Growing up I was always trying to figure out my body, what I liked, what I didn’t like, who I wanted to look like or did I want to be different. In all honesty, as a pre-adolescent, I wanted to have the coke bottle figure that most black (and other) women are known for. I went through some random, completely unsuccessful means to do so: exercises that I saw in magazines, stuffing bras with tissue, and I’m sure other ridiculous methods, to no avail. However, after some intense observation of those around me, I noted that I was the smallest girl in my immediate and extended family, and as I aged, I realized that I liked that. Now if you read part one of this series, you know that I wanted to be white. While I eventually grew to love my brown skin, I actually started to dislike my brown body, if that makes any sense. I believe this came from the realization that having a certain body type attracted unwanted attention from guys. It would require a whole ‘nother post to get into the specifics, but depending on what was going on in my life and mind in my mid-20s, I really didn’t want to deal with men objectifying me. I began to think that if my body was different, I wouldn’t get the catcalls or whistles or random conversations at the gas station, to name a few. So what did that mean for me? In hindsight, I think I subconsciously developed some version of an eating disorder. I can’t say that I was diagnosed with anorexia or bulimia but what I can say is, completely without trying, I went from a size 8 to a size 0/2, in about a year. I noticed that my clothes were getting bigger; that when I went shopping, I was purchasing smaller sizes; but I honestly don’t know how it happened and really didn’t see the weight loss or a problem with it. Other people did, but I felt okay, mentally and physically, yet obviously something was going on with me. Maybe it was psychosomatic, or a physical reaction to a mental issue that was plaguing me; maybe it was demonic (again, another blog post); maybe it was intentional and I blocked out my actions. I really can’t tell you, but I know that I liked being thin. Super thin. Almost invisible. Because now no one could see me, and in particular, men didn’t seem to see me and, therefore, didn’t bother me. But I wasn’t healthy, not only in a physical or mental way, but also spiritually. It literally took a seven-day fast for the Lord to reveal to me that I was dealing with some very deeply ingrained issues that were manifesting themselves in my physical body. We often talk about the root of bitterness, yet trauma, and hurt, and certain experiences can torment us in ways that we don’t even recognize. I had to be honest with Jesus about what was afflicting me, and allow Him to truly heal and deliver me in the depths of my soul and mind. I still catch myself sometimes when it comes to body image - I should be smaller, thinner, more tone - but I trust God and believe that I am His temple, and that He is pleased with me, just the way I am.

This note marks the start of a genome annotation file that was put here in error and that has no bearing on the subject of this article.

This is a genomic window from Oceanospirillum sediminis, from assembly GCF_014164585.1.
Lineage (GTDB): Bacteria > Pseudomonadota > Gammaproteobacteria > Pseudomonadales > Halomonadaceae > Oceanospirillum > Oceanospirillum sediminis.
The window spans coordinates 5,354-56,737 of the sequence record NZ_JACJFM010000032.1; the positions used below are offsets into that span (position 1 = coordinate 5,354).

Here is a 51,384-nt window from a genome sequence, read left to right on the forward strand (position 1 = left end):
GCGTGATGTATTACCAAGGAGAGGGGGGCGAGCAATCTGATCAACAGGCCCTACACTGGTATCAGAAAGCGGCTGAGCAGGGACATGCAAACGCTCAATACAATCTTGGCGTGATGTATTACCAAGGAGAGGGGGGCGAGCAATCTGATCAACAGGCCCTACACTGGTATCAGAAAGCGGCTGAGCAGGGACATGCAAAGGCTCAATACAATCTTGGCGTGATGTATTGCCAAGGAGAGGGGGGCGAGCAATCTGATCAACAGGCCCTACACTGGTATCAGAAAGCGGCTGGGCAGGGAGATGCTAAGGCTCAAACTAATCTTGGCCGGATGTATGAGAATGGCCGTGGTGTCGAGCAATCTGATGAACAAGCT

Be blessed, Dr. S #BeYourBestYou